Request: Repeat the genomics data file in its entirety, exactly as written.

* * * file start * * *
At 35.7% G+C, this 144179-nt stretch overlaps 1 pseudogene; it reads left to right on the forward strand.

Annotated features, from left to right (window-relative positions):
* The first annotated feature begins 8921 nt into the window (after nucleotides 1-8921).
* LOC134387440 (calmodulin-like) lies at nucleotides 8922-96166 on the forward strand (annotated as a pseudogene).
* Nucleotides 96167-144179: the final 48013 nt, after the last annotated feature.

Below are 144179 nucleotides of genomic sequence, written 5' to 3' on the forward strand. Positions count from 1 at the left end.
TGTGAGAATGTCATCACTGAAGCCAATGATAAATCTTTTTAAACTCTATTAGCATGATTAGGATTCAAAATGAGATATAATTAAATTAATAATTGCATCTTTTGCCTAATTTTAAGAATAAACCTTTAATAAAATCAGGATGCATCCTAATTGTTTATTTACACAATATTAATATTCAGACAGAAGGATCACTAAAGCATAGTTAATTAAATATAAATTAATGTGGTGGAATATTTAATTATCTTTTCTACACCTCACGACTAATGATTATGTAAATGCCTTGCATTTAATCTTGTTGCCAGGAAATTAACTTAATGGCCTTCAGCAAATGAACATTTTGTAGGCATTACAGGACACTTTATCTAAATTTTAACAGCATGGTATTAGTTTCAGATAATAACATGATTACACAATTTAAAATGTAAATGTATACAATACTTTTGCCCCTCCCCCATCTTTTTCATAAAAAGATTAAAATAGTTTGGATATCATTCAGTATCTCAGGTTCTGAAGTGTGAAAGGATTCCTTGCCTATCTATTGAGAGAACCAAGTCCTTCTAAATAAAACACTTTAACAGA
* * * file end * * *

At 35.7% G+C, this 144179-nt stretch overlaps 1 pseudogene; it reads left to right on the forward strand.

Annotated features, from left to right (window-relative positions):
* The first annotated feature begins 8921 nt into the window (after nucleotides 1-8921).
* LOC134387440 (calmodulin-like) lies at nucleotides 8922-96166 on the forward strand (annotated as a pseudogene).
* Nucleotides 96167-144179: the final 48013 nt, after the last annotated feature.

Below are 144179 nucleotides of genomic sequence, written 5' to 3' on the forward strand. Positions count from 1 at the left end.
TGTGAGAATGTCATCACTGAAGCCAATGATAAATCTTTTTAAACTCTATTAGCATGATTAGGATTCAAAATGAGATATAATTAAATTAATAATTGCATCTTTTGCCTAATTTTAAGAATAAACCTTTAATAAAATCAGGATGCATCCTAATTGTTTATTTACACAATATTAATATTCAGACAGAAGGATCACTAAAGCATAGTTAATTAAATATAAATTAATGTGGTGGAATATTTAATTATCTTTTCTACACCTCACGACTAATGATTATGTAAATGCCTTGCATTTAATCTTGTTGCCAGGAAATTAACTTAATGGCCTTCAGCAAATGAACATTTTGTAGGCATTACAGGACACTTTATCTAAATTTTAACAGCATGGTATTAGTTTCAGATAATAACATGATTACACAATTTAAAATGTAAATGTATACAATACTTTTGCCCCTCCCCCATCTTTTTCATAAAAAGATTAAAATAGTTTGGATATCATTCAGTATCTCAGGTTCTGAAGTGTGAAAGGATTCCTTGCCTATCTATTGAGAGAACCAAGTCCTTCTAAATAAAACACTTTAACAGA